Selection in Massachusetts’s Commonwealth Care Program: Lessons for State Basic Health Plans June 12, 2011Presentation to the 2011 AcademyHealth Annual Research Meeting Deborah Chollet Allison Barrett Amy Lischko
Acknowledgements This work was funded by the Robert Wood Johnson Foundation SHARE program The authors gratefully acknowledge helpful review and comments from the SHARE national program office 2
Background: Commonwealth Care Program CommCare is part of Massachusetts’ 2006 health reform Individuals must purchase coverage through CommCare to obtain subsidies – Adults age 18-64, below 300% FPL, with no access to public programs or employer-based plans – Full premium subsidies available up to 150% FPL, and partial subsidies to 300% FPL By end of 2008, enrollment in CommCare was twice as large as the individual commercial market 3
Research Questions Was CommCare successful in enrolling healthy, low-risk individuals? – Adverse selection raises program cost and can make the program unsustainable – Did subsidies help to attract low risk enrollees? Did CommCare enroll individuals who were similar to individuals buying commercial coverage? – What role did CommCare play in assisting Massachusetts’s commercial insurance reforms? 4
Methods and Data Compare demographic characteristics, spending, and service use of enrollees with full, partial, or mixed subsidy status – CommCare eligibility and claims data from October 2006 through December 2008 Compare demographic characteristics of CommCare eligibles – Massachusetts sample of the 2008 ACS Compare spending and service use in individual commercial market – Massachusetts’ 2007-2009 Cost Trends report 5
CommCare Enrollees Were Older By 2008, enrollees were disproportionately older adults, especially partial subsidy group Age Distribution of Eligibles and Enrollees, 2008 CommCare Eligibles CommCare Enrollees Full Partial Full Partial All subsidy subsidy All subsidy subsidy Total 264.0 134.2 129.7 162.3 108.8 33.8 (thousands) Age 18-24 26% 32% 19% 21% 26% 9% Age 25-44 44% 40% 47% 38% 38% 41% Age 45-64 31% 28% 33% 41% 36% 50% Source: Mathematica Policy Research. Tabulations of Commonwealth Care enrollment data and the 2008 American Community Survey. 6
Average Monthly Costs Declined Average medical costs declined over time, particularly for partial subsidy group $600Average Monthly Spending $556 Full subsidy $500 Partial subsidy $405 $400 $310 $300 $293 $200 $100 $0 Apr-07 Aug-07 Apr-08 Aug-08 Dec-06 Feb-07 Dec-07 Feb-08 Dec-08 Oct-06 Oct-07 Jun-07 Oct-08 Jun-08 Source: Mathematica Policy Research. 7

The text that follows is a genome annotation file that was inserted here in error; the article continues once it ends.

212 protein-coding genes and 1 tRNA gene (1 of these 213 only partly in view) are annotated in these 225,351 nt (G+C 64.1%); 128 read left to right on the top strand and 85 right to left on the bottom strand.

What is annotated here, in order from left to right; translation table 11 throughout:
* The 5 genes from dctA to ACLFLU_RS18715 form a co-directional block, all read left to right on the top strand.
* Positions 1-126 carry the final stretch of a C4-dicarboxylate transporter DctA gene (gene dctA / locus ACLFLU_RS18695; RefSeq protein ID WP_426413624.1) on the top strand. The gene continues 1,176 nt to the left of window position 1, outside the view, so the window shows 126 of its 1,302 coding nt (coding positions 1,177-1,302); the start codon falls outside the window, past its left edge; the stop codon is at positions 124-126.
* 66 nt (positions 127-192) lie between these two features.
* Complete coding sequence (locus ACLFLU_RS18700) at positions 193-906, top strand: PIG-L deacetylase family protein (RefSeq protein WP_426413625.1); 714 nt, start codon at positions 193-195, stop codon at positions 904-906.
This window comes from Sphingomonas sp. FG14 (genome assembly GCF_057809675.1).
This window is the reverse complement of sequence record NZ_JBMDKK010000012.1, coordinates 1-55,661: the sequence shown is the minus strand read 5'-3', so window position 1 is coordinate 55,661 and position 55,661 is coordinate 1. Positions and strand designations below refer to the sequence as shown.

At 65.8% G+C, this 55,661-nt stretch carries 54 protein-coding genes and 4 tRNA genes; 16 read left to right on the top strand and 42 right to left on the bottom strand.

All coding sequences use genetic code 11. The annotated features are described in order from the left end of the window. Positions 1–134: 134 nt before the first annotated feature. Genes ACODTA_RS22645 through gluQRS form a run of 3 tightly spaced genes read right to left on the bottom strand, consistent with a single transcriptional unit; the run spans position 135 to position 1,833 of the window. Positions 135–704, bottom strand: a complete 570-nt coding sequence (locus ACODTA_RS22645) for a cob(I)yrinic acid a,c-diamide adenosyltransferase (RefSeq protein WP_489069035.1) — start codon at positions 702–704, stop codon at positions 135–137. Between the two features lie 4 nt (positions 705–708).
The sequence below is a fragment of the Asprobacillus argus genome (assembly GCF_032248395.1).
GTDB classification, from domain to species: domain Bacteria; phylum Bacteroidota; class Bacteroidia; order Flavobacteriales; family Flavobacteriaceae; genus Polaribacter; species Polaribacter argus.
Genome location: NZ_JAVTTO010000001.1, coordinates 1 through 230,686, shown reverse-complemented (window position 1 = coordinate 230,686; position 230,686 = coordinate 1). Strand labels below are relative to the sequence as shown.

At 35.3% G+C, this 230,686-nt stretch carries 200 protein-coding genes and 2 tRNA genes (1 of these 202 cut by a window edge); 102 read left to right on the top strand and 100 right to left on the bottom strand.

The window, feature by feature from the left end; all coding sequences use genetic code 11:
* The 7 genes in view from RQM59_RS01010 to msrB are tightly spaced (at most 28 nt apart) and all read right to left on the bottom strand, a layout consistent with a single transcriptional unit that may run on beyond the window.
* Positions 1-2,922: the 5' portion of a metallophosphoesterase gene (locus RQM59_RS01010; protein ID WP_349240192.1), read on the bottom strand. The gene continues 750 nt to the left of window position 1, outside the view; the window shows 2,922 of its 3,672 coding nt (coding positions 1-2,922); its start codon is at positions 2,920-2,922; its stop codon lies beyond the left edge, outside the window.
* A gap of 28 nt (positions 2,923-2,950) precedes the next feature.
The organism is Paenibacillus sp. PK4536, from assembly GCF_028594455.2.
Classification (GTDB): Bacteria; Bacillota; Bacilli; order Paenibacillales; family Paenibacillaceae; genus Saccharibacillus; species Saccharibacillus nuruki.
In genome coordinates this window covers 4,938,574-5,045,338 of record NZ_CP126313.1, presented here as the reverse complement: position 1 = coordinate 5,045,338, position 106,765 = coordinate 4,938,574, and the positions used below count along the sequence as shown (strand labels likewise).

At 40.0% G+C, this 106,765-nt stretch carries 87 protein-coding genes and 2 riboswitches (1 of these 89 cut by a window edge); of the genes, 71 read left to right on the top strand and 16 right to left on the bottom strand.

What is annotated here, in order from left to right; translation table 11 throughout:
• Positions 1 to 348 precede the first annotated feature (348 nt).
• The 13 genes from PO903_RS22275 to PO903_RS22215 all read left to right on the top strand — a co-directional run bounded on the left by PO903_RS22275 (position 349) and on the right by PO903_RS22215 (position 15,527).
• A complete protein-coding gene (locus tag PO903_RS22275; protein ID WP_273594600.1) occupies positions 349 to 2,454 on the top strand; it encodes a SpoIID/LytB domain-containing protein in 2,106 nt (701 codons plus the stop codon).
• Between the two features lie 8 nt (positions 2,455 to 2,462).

Full Subsidies and Auto Enrollment Brought In Low Risk Average monthly spending for enrollees 100-150% FPL Low-cost enrollees (under $250) 100% No-cost enrolleesPercent of Enrollees 75% 42% 50% 53% 47% 52% 25% 42% 22% 27% 13% 0% Jan-June July-Sept Oct-Dec Jan-Dec 2007 2007 2007 2008 Partial Full subsidy, Full subsidy, subsidy, no no auto- auto-enroll auto-enroll enroll 8
CommCare vs. Commercially Insured Adults Full subsidy enrollees – much younger than commercially insured – rate of inpatient hospitalization 34% higher – cost 35% less than the commercially insured in 2008 ($475 vs. $307 per month), due to lower prices paid by CommCare carriers Partial subsidy enrollees – similar in age to commercially insured – rate of inpatient hospitalization 9% lower – cost 35% less than commercially insured ($310 per month) 9
Conclusions Selection improved over time, especially for the partial subsidy population The fully subsidized population was adversely selected compared to commercially insured individuals Service use among partial subsidy enrollees was roughly equal to adults in the commercial market 10 Mathematica® is a registered trademark of Mathematica Policy Research.
Lessons for Other States Massachusetts created a separate risk pool for uninsured low-income adults, an option for other states under the ACA Basic Health Plans are state-run, and cover individuals between 133-200% FPL outside the Exchange This population in CommCare was similar to commercially insured adults (though it included adults at 200-300% FPL) Enrollees were served more cheaply by Medicaid MCOs 11 Mathematica® is a registered trademark of Mathematica Policy Research.
More Lessons States considering a Basic Health Plan should think about: – The effect of diverting a large number of new potential enrollees from the Exchange – The effect on providers of a major expansion of coverage relying on low payment rates – The value of auto-enrollment to balance risk 12 Mathematica® is a registered trademark of Mathematica Policy Research.
For More Information Please contact: – Deborah Chollet • DChollet@mathematica-mpr.com – Allison Barrett • ABarrett@mathematica-mpr.com – Amy Lischko • Amy.Lischko@tufts.edu 13 Mathematica® is a registered trademark of Mathematica Policy Research.